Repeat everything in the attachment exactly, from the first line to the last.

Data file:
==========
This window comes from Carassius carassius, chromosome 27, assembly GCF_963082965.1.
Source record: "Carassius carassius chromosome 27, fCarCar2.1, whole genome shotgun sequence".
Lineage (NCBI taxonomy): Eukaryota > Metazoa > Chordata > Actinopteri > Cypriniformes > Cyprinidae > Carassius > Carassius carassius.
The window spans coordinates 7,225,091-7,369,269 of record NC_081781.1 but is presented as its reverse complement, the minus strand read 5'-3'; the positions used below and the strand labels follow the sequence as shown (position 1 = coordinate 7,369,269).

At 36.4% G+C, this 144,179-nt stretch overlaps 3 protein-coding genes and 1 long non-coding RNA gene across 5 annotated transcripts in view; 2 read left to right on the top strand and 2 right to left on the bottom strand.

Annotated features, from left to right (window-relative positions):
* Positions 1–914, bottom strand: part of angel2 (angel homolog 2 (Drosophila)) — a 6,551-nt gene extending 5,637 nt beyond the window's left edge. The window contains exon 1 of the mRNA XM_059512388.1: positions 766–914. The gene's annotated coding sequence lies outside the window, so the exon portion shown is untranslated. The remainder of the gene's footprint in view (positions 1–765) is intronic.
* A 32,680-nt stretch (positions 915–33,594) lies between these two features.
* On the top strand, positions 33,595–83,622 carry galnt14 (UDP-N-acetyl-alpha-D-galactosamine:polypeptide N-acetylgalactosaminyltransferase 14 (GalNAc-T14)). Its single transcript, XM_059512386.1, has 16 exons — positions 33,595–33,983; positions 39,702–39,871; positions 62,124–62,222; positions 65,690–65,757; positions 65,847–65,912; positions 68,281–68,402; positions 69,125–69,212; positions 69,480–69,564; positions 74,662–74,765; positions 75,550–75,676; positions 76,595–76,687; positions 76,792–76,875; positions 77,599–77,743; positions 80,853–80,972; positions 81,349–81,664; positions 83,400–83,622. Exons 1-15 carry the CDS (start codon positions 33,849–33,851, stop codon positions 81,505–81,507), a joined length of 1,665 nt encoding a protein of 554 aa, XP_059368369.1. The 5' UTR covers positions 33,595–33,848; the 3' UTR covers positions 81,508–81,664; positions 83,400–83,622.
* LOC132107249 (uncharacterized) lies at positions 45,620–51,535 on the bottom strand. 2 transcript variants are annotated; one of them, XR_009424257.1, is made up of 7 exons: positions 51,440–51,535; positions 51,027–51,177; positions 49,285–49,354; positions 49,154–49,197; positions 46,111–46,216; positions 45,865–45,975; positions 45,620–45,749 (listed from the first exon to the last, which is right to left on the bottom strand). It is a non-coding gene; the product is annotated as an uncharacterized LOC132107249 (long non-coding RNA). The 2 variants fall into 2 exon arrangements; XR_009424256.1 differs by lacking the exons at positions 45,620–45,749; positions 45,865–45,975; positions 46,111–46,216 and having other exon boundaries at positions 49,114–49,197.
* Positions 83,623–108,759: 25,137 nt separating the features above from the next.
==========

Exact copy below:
This window comes from Carassius carassius, chromosome 27, assembly GCF_963082965.1.
Source record: "Carassius carassius chromosome 27, fCarCar2.1, whole genome shotgun sequence".
Lineage (NCBI taxonomy): Eukaryota > Metazoa > Chordata > Actinopteri > Cypriniformes > Cyprinidae > Carassius > Carassius carassius.
The window spans coordinates 7,225,091-7,369,269 of record NC_081781.1 but is presented as its reverse complement, the minus strand read 5'-3'; the positions used below and the strand labels follow the sequence as shown (position 1 = coordinate 7,369,269).

At 36.4% G+C, this 144,179-nt stretch overlaps 3 protein-coding genes and 1 long non-coding RNA gene across 5 annotated transcripts in view; 2 read left to right on the top strand and 2 right to left on the bottom strand.

Annotated features, from left to right (window-relative positions):
* Positions 1–914, bottom strand: part of angel2 (angel homolog 2 (Drosophila)) — a 6,551-nt gene extending 5,637 nt beyond the window's left edge. The window contains exon 1 of the mRNA XM_059512388.1: positions 766–914. The gene's annotated coding sequence lies outside the window, so the exon portion shown is untranslated. The remainder of the gene's footprint in view (positions 1–765) is intronic.
* A 32,680-nt stretch (positions 915–33,594) lies between these two features.
* On the top strand, positions 33,595–83,622 carry galnt14 (UDP-N-acetyl-alpha-D-galactosamine:polypeptide N-acetylgalactosaminyltransferase 14 (GalNAc-T14)). Its single transcript, XM_059512386.1, has 16 exons — positions 33,595–33,983; positions 39,702–39,871; positions 62,124–62,222; positions 65,690–65,757; positions 65,847–65,912; positions 68,281–68,402; positions 69,125–69,212; positions 69,480–69,564; positions 74,662–74,765; positions 75,550–75,676; positions 76,595–76,687; positions 76,792–76,875; positions 77,599–77,743; positions 80,853–80,972; positions 81,349–81,664; positions 83,400–83,622. Exons 1-15 carry the CDS (start codon positions 33,849–33,851, stop codon positions 81,505–81,507), a joined length of 1,665 nt encoding a protein of 554 aa, XP_059368369.1. The 5' UTR covers positions 33,595–33,848; the 3' UTR covers positions 81,508–81,664; positions 83,400–83,622.
* LOC132107249 (uncharacterized) lies at positions 45,620–51,535 on the bottom strand. 2 transcript variants are annotated; one of them, XR_009424257.1, is made up of 7 exons: positions 51,440–51,535; positions 51,027–51,177; positions 49,285–49,354; positions 49,154–49,197; positions 46,111–46,216; positions 45,865–45,975; positions 45,620–45,749 (listed from the first exon to the last, which is right to left on the bottom strand). It is a non-coding gene; the product is annotated as an uncharacterized LOC132107249 (long non-coding RNA). The 2 variants fall into 2 exon arrangements; XR_009424256.1 differs by lacking the exons at positions 45,620–45,749; positions 45,865–45,975; positions 46,111–46,216 and having other exon boundaries at positions 49,114–49,197.
* Positions 83,623–108,759: 25,137 nt separating the features above from the next.